Wednesday, May 6, 2009

Pizza, Wine & Bottle Shock

I hardly ever like movies about wine. I've watched Sideways many, many times, although I usually just fast forward to the scenes at wineries and vineyards. I don't have much interest in the exploits of the two pathetic protagonists. I do a similar thing with A Good Year; it's a gorgeous movie to look at, although Russell Crowe is about as poor a casting choice for that role as they could possibly have made. I haven't seen A Walk in the Clouds because that would violate my policy of not watching Keanu movies unless he's playing Ted "Theodore" Logan.
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But a couple months ago I watched Bottle Shock and I loved it. The movie is based on a book I read years ago,"Judgment of Paris," about a Parisian wine tasting, but also about the birth of California wines as a worldwide phenomenon. The other evening, while having dinner with Elizabeth and our friends Tracie and Anne, I suggested we make pizza and watch a movie on Tuesday night. I wanted to purchase Bottle Shock, and I went to Blockbuster, hoping to find a used copy. They only had a new copy for $29.99. That seemed ridiculous so I left, thinking maybe the girls wouldn't mind if I put on Ronin for the 200th time.
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Yesterday my mom asked if I would do her a favor and pick up some storage boxes at Staples. I went by only to find they were out, so I went to the Target just a few blocks away. Not only did they have boxes, but they had Bottle Shock on sale for less than half the price of Blockbuster. The plan was back on.
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In the evening, as I did prep work for dinner, I poured a glass of Rabbit Ridge Zinfadel that was in the fridge. I have no idea where that came from; I imagine someone brought it over for a bbq. There was nothing special about the wine, but it tasted OK, and I didn't mind drinking it cool. (I certainly wish I had another one of the bottles just behind it in the picture, a 1978 Chateau Latour grand vin that my friend Tim gave me for my 30th birthday last year. It was one of the best wines I have ever tasted.)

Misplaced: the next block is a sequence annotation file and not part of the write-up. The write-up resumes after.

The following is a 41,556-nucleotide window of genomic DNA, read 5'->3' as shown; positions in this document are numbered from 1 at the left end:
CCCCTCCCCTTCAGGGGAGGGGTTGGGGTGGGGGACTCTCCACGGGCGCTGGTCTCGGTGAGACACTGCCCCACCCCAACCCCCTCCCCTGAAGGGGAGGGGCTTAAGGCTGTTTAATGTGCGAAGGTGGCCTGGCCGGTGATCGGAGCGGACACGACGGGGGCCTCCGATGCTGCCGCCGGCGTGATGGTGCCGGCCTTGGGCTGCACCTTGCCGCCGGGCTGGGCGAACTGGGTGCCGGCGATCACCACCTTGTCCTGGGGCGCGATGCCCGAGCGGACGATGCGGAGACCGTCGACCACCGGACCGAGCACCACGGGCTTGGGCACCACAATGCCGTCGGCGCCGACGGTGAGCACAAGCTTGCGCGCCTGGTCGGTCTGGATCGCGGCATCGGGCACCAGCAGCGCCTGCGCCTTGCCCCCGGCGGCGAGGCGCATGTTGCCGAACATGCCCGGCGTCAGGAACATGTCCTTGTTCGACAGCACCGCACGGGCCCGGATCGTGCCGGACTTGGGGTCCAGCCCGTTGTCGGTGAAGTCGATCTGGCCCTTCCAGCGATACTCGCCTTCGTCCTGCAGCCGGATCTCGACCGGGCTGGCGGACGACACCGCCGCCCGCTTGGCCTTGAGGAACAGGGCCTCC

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For the pizza I sauteed some cloves of garlic, chopped some chives and basil, and reduced some sweet onions in balsamic vinegar with some roasted corn. I used Fresh & Easy's pizza dough. It costs $1.29 per bag and is much better than any other store-bought dough. One of the pizzas got the garlic and basil, the other got the onions, corn and chives. I think the second pizza was more popular, although we ate almost all of both.
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When the movie started, Tracie exclaimed "Oh, Alan Rickman is in this!" Anne asked who that is and Tracie replied "He was Snape in Harry Potter."
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Now, I do not mind sitting idly by while the girls talk for hours about hair products and fashion. But describing Alan Rickman as a character in Harry Pottter was too much.
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"He was Hans Gruber in Die Hard," I said.
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After the zinfandel was gone I opened the bottle of Koehler Magia Nera that we had gotten at the wedding a week ago. It was outstanding. I later looked up the wine on the website and was not surprised to see it described as a Super Tuscan.
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I liked the movie just as much the second time. It is one of the most beautiful movies I have seen in a while. The vineyards are almost a character themselves. The plot lines that take place in Napa are relatively trite, but the scenes with Alan Rickman, especially when he travels to California to taste wine with the self-described "hicks," are exceptional.

1 comment:

ChocolateAndBacon said...

Snape, Gruber - whatever. He's hot nonetheless.